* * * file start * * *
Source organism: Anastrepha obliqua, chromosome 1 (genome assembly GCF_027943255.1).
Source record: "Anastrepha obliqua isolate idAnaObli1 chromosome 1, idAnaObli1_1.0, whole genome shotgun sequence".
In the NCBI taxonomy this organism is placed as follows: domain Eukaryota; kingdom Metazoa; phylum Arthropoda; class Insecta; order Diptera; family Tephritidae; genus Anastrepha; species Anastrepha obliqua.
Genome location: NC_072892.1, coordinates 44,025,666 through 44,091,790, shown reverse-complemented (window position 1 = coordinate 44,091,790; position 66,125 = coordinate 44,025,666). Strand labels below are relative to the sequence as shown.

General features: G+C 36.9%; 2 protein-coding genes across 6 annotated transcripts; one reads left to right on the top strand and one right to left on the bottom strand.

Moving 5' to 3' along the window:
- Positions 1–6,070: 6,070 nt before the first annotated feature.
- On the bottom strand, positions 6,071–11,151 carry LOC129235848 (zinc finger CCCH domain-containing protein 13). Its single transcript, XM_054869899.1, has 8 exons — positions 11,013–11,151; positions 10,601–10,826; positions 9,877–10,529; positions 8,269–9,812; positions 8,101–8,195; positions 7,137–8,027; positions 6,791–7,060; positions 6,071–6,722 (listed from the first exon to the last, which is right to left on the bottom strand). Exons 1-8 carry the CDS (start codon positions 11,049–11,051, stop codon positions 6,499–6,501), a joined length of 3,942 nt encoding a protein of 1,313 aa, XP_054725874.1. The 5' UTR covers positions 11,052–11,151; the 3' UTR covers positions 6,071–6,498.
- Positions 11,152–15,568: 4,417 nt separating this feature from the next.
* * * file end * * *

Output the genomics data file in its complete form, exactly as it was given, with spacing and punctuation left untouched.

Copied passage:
Source organism: Anastrepha obliqua, chromosome 1 (genome assembly GCF_027943255.1).
Source record: "Anastrepha obliqua isolate idAnaObli1 chromosome 1, idAnaObli1_1.0, whole genome shotgun sequence".
In the NCBI taxonomy this organism is placed as follows: domain Eukaryota; kingdom Metazoa; phylum Arthropoda; class Insecta; order Diptera; family Tephritidae; genus Anastrepha; species Anastrepha obliqua.
Genome location: NC_072892.1, coordinates 44,025,666 through 44,091,790, shown reverse-complemented (window position 1 = coordinate 44,091,790; position 66,125 = coordinate 44,025,666). Strand labels below are relative to the sequence as shown.

General features: G+C 36.9%; 2 protein-coding genes across 6 annotated transcripts; one reads left to right on the top strand and one right to left on the bottom strand.

Moving 5' to 3' along the window:
- Positions 1–6,070: 6,070 nt before the first annotated feature.
- On the bottom strand, positions 6,071–11,151 carry LOC129235848 (zinc finger CCCH domain-containing protein 13). Its single transcript, XM_054869899.1, has 8 exons — positions 11,013–11,151; positions 10,601–10,826; positions 9,877–10,529; positions 8,269–9,812; positions 8,101–8,195; positions 7,137–8,027; positions 6,791–7,060; positions 6,071–6,722 (listed from the first exon to the last, which is right to left on the bottom strand). Exons 1-8 carry the CDS (start codon positions 11,049–11,051, stop codon positions 6,499–6,501), a joined length of 3,942 nt encoding a protein of 1,313 aa, XP_054725874.1. The 5' UTR covers positions 11,052–11,151; the 3' UTR covers positions 6,071–6,498.
- Positions 11,152–15,568: 4,417 nt separating this feature from the next.